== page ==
University of Groningen: New molecular motor runs on chemical fuel

A team led by Ben Feringa, Professor of Organic Chemistry at the University of Groningen, and Depeng Zhao of Sun Yat-Sen University (Guangzhou, China) has created a unidirectional molecular motor that runs on chemical fuel, just like molecular motor complexes in our cells. One rotation of the motor molecule is completed in six steps. The newly designed molecular motor was presented in the scientific journal Nature on 6 July and could eventually be used to perform mechanical functions.


Molecular rotary motors were first described by Feringa in 1999. This discovery earned him a share in the 2016 Nobel prize for Chemistry. His motor molecules were mainly powered by light. However, naturally occurring molecular motors, like the one powering the bacterial flagella or the ATP synthase complex, use chemical energy. So far, no artificial unidirectional rotary molecular motors operating without random Brownian motion have been created using this type of energy.

Feringa has co-led a team from the Guangdong Provincial Key Laboratory of Chiral Molecule and Drug Discovery at Sun Yat-Sen University, Guangzhou (China) to create just such a motor. The team’s aim was to produce a molecule that would operate autonomously and provide unidirectional rotary movement. The result is called Motor-3, a molecular motor which has two parts: a stator and a rotor, with two chiral centres on the latter. These are molecular configurations that can occur in two mirror-image versions, like a left and a right hand. Chirality is one of the keys in producing unidirectional movement.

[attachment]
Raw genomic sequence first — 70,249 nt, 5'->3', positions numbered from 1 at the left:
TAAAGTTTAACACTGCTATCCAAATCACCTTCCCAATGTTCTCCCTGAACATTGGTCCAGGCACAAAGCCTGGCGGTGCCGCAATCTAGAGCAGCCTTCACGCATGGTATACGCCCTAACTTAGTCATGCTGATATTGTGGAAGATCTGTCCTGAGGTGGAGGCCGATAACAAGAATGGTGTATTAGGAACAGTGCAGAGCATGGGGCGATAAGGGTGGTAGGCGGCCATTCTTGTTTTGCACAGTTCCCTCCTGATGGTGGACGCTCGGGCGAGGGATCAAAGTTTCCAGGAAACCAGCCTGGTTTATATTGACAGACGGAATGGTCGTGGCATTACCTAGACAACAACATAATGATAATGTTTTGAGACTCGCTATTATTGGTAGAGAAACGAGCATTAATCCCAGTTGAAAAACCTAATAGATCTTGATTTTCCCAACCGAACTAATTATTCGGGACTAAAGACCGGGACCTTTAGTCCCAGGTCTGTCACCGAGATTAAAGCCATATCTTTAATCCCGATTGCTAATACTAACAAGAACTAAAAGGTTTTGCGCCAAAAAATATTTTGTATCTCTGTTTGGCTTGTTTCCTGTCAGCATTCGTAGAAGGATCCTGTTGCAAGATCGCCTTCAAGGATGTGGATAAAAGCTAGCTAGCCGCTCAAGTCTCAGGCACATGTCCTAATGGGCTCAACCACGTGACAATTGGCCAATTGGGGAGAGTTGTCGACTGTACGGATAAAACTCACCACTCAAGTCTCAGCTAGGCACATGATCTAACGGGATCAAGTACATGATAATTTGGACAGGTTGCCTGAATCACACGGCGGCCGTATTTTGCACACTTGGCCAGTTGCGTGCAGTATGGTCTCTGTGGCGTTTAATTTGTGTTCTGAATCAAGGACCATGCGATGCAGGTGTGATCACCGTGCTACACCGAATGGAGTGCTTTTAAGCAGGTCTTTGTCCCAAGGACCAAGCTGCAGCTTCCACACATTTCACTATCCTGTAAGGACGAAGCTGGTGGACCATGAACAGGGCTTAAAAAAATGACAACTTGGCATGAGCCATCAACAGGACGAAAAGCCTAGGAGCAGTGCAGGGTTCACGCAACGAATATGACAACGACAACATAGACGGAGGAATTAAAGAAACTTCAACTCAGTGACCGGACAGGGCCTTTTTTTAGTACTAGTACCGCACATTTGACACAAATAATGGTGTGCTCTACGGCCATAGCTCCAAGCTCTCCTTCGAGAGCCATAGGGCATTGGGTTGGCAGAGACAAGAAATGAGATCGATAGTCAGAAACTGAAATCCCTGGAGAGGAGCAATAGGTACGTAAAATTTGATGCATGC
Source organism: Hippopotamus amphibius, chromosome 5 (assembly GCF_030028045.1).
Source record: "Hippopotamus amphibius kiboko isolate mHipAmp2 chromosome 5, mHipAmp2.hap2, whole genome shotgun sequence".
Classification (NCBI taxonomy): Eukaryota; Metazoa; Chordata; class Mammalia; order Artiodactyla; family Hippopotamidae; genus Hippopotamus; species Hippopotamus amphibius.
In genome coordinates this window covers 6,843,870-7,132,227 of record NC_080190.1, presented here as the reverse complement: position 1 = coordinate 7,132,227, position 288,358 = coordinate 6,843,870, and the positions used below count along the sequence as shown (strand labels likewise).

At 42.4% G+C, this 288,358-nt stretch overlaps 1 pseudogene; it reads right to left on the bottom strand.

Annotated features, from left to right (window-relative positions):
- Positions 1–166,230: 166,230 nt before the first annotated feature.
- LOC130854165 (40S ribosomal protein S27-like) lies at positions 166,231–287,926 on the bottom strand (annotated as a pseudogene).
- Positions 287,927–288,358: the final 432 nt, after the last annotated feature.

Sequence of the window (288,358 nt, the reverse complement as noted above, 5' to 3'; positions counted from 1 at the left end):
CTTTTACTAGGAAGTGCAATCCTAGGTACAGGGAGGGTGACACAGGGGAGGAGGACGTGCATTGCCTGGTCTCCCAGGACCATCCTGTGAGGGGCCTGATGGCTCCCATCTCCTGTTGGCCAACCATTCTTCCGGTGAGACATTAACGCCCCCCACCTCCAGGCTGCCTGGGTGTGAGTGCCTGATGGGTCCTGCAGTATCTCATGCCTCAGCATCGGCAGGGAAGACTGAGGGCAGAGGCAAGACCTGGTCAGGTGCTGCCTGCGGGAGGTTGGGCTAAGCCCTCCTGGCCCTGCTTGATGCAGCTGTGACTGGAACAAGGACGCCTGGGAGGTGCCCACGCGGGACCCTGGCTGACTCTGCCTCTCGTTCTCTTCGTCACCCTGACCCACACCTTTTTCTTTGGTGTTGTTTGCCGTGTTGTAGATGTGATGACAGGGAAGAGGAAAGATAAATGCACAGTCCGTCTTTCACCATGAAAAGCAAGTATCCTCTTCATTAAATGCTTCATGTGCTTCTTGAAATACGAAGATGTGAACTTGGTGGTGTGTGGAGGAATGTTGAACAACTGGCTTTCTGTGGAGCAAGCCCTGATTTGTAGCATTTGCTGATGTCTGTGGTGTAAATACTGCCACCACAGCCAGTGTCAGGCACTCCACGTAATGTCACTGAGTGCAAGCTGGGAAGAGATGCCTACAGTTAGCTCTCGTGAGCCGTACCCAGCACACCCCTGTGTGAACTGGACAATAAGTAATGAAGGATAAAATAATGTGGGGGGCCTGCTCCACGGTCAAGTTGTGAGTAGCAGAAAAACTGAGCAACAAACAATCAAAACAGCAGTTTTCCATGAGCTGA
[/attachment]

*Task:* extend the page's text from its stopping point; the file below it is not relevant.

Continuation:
Prof. dr. Ben Feringa | Photo University of Groningen

The two parts of the motor molecule are connected by an axis that is formed by a carbon-carbon bond. Energy for the rotation is provided by a carbodiimide. Motor-3 can harvest the energy by converting this carbodiimide to urea. It can use up to 98 percent of this fuel at the early stage of the first step, while rotation is 99 percent unidirectional. The rotation speed is as yet far from that of light-driven molecular motors (which operate on a nanosecond scale), but the team is confident that by improving the design, future versions of Motor-3 will achieve similar speeds.

Motor-3 can run in two modes: synchronized motion with pulses of chemical fuel and acid-base oscillations and autonomous motion under slightly basic conditions. A motor running on chemical fuel would allow different applications, in analogy with the molecular motors that power living organisms.

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